Originally published: 23/03/2018 14:32
Publication number: ELQ-94561-1
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How To Estimate The Cost of Capital and Equity for a Privately Owned Business

An overview of how to estimate the cost of capital and equity for a privately owned business.

The models and practices for estimating the cost of capital are generally are designed for publicly traded companies. The cost of equity and capital for these companies are built on two principals: the fact that marginal investors are diversified and the fact that market prices are observable.

However, in privately owned businesses, these two principals are different: the owners and potential buyers tend not to be diversified and there is no observable market value for the equity because private businesses are not traded. As such, a different approach to estimating the cost of capital must be taken for a privately owned business. In this video, Professor Aswath Damodaran sets out how this estimate can be achieved.

Aswath then demonstrates the process of estimating the cost of capital for a privately owned business using a simple example, to show how to get round the different challenges.

Aswath shows how modelling for a privately owned business differs from a traditional Capm or an arbitrage pricing model. Aswath shows how the algebra problem should be approached from the context of a private company, and how this approach differs from the standard one. This emphasises how you should view units of risk differently depending on whether it is a publicly trading company or a privately owned business. This will show you how to estimate company specific risk for your privately owned business. You will learn how to find the market beta for the business that your private company is in and get a measure of how much of the risk in the firm comes from the market and how much is firm-specific. This will help you to create a complete estimate for a total risk beta.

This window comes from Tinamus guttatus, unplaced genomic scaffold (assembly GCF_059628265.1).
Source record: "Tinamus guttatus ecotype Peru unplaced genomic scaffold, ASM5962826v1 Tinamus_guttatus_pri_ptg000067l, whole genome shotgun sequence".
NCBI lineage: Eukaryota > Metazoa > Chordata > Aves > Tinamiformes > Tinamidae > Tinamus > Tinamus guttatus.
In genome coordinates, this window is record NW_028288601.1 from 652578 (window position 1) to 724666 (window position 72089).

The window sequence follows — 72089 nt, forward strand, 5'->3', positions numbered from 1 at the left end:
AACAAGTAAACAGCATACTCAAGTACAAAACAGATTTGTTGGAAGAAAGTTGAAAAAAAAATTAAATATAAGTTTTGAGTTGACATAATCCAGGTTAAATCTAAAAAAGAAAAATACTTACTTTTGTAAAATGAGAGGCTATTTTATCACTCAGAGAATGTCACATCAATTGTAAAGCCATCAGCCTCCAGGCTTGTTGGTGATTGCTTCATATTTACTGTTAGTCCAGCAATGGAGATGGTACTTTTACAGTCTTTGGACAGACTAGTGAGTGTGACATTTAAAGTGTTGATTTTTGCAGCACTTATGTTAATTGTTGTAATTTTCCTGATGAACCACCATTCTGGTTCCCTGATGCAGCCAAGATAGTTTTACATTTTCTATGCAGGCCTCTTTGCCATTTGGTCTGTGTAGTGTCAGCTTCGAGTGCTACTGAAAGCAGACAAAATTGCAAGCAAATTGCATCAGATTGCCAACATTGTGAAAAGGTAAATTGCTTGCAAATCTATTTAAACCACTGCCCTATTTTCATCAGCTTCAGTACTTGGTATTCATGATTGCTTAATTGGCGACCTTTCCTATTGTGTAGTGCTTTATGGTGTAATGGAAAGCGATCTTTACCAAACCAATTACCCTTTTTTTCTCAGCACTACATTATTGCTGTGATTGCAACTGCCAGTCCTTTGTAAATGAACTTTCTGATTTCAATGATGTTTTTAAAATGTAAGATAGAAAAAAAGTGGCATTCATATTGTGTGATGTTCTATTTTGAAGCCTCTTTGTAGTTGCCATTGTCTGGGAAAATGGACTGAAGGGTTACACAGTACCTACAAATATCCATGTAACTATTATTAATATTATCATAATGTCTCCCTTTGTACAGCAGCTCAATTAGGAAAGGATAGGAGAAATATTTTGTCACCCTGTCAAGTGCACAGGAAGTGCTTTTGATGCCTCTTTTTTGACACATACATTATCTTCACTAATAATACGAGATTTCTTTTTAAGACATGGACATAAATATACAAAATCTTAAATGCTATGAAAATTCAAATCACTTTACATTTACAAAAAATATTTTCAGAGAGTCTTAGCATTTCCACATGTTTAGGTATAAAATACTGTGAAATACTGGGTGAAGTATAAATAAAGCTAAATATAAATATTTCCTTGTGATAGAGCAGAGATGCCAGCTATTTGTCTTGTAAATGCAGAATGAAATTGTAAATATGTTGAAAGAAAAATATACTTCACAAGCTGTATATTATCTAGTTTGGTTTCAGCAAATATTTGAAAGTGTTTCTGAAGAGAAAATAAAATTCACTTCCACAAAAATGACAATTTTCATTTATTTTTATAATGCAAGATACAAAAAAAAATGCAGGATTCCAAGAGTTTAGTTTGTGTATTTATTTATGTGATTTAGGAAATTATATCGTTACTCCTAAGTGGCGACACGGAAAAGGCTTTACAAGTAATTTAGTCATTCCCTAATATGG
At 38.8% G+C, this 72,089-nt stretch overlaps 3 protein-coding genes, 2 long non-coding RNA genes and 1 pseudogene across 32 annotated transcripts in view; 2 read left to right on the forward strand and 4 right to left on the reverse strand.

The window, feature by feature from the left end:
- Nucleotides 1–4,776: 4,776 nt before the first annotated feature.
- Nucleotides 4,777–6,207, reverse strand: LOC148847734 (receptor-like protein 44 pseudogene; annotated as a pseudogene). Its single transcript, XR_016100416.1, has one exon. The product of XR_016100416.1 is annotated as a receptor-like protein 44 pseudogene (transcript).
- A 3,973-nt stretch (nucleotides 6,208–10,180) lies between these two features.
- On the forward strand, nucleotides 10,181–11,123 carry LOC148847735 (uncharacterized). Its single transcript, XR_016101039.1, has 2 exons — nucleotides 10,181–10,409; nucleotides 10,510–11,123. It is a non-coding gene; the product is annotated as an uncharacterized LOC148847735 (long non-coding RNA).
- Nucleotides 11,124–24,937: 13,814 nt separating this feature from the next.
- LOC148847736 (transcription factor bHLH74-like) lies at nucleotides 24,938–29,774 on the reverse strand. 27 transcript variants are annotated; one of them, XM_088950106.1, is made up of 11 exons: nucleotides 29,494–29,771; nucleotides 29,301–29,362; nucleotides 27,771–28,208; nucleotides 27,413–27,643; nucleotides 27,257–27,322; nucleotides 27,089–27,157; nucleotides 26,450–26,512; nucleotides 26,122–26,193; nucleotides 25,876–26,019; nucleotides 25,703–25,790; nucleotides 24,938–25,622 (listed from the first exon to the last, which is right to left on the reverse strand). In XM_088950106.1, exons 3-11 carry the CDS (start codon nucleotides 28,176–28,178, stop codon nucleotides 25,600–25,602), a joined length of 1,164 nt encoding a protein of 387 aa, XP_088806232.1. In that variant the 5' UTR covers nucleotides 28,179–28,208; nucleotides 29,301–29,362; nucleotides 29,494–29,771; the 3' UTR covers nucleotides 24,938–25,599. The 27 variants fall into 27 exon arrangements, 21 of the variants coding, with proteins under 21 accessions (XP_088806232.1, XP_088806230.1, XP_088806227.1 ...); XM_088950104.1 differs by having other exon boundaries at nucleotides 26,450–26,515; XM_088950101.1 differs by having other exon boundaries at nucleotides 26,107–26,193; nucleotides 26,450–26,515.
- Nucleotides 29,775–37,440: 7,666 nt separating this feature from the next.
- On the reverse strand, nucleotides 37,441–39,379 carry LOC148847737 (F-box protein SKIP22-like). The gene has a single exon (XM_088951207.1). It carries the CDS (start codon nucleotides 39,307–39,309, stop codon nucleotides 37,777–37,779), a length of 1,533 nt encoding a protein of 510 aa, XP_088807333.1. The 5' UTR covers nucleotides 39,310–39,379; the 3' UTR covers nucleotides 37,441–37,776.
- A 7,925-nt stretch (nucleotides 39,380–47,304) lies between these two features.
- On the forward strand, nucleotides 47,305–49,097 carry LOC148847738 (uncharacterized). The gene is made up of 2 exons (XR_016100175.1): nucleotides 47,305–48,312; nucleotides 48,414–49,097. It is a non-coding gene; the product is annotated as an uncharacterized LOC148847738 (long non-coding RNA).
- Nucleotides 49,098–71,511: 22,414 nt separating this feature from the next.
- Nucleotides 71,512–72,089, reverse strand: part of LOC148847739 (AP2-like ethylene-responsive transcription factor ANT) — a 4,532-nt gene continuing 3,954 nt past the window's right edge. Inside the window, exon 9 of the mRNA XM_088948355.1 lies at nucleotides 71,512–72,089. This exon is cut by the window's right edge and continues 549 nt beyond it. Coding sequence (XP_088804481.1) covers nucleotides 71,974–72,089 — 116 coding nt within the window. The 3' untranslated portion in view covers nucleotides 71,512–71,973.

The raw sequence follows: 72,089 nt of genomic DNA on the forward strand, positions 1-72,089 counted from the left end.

Next, Aswath shows you what to do if there is no market value. He suggests three different approaches:

- A target debt ratio: if you have a business owner
who has a target debt ratio in mind, use this.
- Industry average debt ratio: use the average debt
ratio for public companies in the same business
- Use your own estimates: Aswath demonstrates
how you can construct your own estimate for
market equity.

Aswath then demonstrates how to use one of these approaches in a business context, making the process much easier to understand.

Aswath then finally demonstrates how to get from cost of equity to get cost of capital. He shows how you can use some of the techniques used when doing this for publicly trading companies in this context in order to calculate the long term current cost of debt.

Having calculated all of the key figures, Aswath then demonstrates the equation that you can use to calculate your total cost of capital for your privately owned business.

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